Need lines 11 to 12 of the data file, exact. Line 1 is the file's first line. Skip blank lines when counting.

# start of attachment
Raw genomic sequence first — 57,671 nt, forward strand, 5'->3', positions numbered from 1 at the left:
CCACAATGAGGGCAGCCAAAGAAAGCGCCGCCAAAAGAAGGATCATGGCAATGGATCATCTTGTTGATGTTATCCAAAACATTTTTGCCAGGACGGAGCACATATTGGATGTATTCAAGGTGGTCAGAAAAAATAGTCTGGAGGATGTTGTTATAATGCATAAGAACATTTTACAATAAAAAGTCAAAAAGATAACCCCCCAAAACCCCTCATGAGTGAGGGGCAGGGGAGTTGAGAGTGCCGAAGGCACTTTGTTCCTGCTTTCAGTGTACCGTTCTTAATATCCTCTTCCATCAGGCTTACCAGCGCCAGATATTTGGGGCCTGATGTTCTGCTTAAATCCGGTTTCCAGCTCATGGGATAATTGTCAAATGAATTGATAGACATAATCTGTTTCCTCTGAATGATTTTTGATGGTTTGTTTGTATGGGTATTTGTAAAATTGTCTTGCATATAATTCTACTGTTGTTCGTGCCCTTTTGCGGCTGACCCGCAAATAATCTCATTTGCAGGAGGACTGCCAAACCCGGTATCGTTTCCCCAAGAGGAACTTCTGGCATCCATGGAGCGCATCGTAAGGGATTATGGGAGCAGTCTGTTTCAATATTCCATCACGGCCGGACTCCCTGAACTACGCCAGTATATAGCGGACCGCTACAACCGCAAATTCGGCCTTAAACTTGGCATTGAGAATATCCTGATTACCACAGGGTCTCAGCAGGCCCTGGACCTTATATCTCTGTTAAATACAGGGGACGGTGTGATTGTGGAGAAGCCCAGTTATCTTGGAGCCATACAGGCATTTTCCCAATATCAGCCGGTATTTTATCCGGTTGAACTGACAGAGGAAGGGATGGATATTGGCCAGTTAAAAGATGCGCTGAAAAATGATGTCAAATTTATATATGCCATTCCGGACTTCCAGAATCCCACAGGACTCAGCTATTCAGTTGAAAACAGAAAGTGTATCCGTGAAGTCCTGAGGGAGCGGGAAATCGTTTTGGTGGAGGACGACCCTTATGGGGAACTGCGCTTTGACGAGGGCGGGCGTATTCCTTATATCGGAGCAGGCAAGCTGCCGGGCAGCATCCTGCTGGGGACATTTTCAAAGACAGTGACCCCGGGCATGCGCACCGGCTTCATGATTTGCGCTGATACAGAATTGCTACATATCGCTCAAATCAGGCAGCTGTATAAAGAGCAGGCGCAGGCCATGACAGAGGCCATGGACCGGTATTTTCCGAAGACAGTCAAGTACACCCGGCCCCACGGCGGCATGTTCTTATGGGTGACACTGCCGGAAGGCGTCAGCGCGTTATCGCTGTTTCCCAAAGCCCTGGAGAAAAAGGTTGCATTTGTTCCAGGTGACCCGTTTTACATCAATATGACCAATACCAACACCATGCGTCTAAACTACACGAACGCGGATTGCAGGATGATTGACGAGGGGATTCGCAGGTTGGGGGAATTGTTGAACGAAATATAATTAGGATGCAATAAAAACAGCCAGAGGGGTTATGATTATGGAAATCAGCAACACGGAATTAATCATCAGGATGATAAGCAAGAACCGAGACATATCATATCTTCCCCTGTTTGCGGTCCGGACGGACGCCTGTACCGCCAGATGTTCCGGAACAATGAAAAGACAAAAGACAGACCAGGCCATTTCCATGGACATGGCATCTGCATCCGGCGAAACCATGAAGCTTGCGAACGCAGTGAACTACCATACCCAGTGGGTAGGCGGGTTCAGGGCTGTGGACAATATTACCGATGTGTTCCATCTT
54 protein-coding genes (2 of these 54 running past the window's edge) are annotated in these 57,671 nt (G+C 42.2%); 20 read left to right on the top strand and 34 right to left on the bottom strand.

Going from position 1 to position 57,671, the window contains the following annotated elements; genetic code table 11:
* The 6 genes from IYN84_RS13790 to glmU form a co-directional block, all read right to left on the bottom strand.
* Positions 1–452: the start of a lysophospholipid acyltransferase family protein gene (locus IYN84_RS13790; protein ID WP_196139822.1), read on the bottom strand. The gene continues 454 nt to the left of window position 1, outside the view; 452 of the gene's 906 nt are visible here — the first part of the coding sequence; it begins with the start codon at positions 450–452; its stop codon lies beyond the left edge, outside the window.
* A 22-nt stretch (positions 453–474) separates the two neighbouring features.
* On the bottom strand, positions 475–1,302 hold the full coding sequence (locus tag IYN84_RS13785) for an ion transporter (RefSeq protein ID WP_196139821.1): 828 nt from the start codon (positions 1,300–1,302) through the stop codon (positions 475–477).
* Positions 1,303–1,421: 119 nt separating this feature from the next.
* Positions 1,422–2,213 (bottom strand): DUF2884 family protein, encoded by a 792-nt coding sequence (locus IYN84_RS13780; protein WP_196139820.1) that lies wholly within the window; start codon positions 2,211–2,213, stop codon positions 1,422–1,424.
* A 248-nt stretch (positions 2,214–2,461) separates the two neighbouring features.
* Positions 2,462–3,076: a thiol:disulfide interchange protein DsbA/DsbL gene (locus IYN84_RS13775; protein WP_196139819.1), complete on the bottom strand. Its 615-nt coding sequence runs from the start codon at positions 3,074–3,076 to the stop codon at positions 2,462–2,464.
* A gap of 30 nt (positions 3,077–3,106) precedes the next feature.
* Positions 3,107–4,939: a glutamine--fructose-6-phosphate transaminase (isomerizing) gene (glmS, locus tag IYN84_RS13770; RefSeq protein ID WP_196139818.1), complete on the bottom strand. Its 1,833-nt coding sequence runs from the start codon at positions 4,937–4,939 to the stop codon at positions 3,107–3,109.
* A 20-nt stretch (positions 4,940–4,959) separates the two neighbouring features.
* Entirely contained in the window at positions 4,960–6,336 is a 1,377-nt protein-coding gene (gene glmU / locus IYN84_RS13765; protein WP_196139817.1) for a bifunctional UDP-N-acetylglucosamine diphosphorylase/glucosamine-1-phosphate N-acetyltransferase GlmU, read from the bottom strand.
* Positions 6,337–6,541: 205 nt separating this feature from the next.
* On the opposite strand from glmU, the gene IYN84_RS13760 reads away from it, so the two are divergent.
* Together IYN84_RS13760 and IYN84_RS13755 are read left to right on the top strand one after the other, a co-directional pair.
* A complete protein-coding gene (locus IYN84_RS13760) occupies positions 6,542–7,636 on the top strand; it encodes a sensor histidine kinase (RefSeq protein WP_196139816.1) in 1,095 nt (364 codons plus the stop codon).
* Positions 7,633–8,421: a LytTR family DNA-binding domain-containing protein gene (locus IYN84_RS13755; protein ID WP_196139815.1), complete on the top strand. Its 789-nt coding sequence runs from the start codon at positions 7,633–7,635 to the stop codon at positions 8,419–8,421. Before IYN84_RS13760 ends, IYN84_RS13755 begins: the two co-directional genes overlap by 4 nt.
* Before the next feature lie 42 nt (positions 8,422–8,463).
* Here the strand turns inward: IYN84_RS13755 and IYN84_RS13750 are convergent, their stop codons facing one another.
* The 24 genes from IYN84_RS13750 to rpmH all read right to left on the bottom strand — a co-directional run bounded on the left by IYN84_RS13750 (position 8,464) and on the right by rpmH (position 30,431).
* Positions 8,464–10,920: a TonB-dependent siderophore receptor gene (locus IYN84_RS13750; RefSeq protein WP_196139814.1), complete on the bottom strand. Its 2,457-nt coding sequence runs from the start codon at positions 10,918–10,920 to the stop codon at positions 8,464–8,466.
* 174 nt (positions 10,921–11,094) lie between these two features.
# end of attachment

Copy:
* A 248-nt stretch (positions 2,214–2,461) separates the two neighbouring features.
* Positions 2,462–3,076: a thiol:disulfide interchange protein DsbA/DsbL gene (locus IYN84_RS13775; protein WP_196139819.1), complete on the bottom strand. Its 615-nt coding sequence runs from the start codon at positions 3,074–3,076 to the stop codon at positions 2,462–2,464.